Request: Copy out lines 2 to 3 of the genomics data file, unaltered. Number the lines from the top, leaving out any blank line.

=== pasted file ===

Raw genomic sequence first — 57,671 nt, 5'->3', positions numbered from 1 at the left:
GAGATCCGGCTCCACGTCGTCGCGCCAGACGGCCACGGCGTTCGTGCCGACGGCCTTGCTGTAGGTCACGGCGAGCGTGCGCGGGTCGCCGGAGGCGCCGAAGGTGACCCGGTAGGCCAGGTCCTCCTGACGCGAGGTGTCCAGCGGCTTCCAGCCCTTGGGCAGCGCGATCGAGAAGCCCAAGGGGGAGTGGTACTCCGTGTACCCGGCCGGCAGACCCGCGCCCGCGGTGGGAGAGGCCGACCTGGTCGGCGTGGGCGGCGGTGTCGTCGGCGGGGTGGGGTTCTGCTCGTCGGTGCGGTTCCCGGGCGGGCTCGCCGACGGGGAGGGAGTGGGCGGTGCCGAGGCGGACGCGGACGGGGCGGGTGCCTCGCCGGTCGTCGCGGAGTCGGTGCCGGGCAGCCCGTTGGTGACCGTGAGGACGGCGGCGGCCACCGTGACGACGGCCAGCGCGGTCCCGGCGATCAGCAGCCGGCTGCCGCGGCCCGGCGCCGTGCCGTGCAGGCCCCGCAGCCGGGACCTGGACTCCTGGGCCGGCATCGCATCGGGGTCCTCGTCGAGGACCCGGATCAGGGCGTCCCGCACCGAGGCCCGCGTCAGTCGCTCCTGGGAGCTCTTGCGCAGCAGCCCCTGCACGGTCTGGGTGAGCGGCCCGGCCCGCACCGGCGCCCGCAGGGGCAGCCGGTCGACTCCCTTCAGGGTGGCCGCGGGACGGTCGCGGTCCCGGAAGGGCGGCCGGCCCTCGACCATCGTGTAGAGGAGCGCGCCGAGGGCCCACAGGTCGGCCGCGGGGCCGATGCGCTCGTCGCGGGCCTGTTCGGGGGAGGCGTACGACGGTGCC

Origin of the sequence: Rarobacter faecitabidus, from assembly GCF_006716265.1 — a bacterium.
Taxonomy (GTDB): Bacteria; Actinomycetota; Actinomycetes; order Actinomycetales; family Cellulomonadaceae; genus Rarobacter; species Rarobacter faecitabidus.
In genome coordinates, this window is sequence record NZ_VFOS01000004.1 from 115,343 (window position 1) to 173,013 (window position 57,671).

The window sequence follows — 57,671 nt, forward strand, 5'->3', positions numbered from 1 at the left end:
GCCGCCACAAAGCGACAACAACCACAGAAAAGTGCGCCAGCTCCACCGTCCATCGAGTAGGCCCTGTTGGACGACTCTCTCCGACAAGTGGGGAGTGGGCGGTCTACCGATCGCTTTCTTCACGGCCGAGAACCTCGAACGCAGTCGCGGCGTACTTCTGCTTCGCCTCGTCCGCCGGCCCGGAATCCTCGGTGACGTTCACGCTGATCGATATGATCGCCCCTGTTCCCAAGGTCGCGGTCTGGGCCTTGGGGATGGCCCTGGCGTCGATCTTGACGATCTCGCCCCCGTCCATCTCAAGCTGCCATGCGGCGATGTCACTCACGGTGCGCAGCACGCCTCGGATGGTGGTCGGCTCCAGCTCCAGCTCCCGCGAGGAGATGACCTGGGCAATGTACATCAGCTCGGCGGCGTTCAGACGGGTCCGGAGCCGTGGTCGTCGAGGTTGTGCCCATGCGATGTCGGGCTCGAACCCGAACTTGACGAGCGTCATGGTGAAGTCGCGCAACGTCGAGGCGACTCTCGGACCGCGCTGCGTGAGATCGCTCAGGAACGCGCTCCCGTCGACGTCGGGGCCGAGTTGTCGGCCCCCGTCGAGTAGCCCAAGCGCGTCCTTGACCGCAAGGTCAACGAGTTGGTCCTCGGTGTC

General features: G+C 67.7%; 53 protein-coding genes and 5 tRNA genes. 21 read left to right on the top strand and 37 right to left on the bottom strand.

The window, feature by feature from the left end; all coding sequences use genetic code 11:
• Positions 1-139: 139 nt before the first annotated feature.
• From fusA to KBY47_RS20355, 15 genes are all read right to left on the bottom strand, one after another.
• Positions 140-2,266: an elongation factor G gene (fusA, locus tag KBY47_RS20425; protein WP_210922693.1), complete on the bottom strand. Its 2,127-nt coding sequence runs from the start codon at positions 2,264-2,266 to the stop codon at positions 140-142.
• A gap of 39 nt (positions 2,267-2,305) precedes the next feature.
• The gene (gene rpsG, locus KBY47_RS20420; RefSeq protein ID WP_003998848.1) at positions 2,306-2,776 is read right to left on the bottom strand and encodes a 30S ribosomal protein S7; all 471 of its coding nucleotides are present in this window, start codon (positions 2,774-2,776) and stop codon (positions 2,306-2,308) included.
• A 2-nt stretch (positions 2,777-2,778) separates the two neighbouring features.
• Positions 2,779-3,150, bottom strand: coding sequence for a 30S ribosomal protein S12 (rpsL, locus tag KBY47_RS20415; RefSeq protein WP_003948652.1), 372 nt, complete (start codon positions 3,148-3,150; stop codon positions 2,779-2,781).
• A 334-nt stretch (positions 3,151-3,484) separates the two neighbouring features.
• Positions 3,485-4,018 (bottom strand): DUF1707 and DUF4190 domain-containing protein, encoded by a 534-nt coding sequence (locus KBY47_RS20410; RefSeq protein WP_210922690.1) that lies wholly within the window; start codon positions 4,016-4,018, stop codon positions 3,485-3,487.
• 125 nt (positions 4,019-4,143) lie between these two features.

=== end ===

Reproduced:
GAGATCCGGCTCCACGTCGTCGCGCCAGACGGCCACGGCGTTCGTGCCGACGGCCTTGCTGTAGGTCACGGCGAGCGTGCGCGGGTCGCCGGAGGCGCCGAAGGTGACCCGGTAGGCCAGGTCCTCCTGACGCGAGGTGTCCAGCGGCTTCCAGCCCTTGGGCAGCGCGATCGAGAAGCCCAAGGGGGAGTGGTACTCCGTGTACCCGGCCGGCAGACCCGCGCCCGCGGTGGGAGAGGCCGACCTGGTCGGCGTGGGCGGCGGTGTCGTCGGCGGGGTGGGGTTCTGCTCGTCGGTGCGGTTCCCGGGCGGGCTCGCCGACGGGGAGGGAGTGGGCGGTGCCGAGGCGGACGCGGACGGGGCGGGTGCCTCGCCGGTCGTCGCGGAGTCGGTGCCGGGCAGCCCGTTGGTGACCGTGAGGACGGCGGCGGCCACCGTGACGACGGCCAGCGCGGTCCCGGCGATCAGCAGCCGGCTGCCGCGGCCCGGCGCCGTGCCGTGCAGGCCCCGCAGCCGGGACCTGGACTCCTGGGCCGGCATCGCATCGGGGTCCTCGTCGAGGACCCGGATCAGGGCGTCCCGCACCGAGGCCCGCGTCAGTCGCTCCTGGGAGCTCTTGCGCAGCAGCCCCTGCACGGTCTGGGTGAGCGGCCCGGCCCGCACCGGCGCCCGCAGGGGCAGCCGGTCGACTCCCTTCAGGGTGGCCGCGGGACGGTCGCGGTCCCGGAAGGGCGGCCGGCCCTCGACCATCGTGTAGAGGAGCGCGCCGAGGGCCCACAGGTCGGCCGCGGGGCCGATGCGCTCGTCGCGGGCCTGTTCGGGGGAGGCGTACGACGGTGCC

Origin of the sequence: Rarobacter faecitabidus, from assembly GCF_006716265.1 — a bacterium.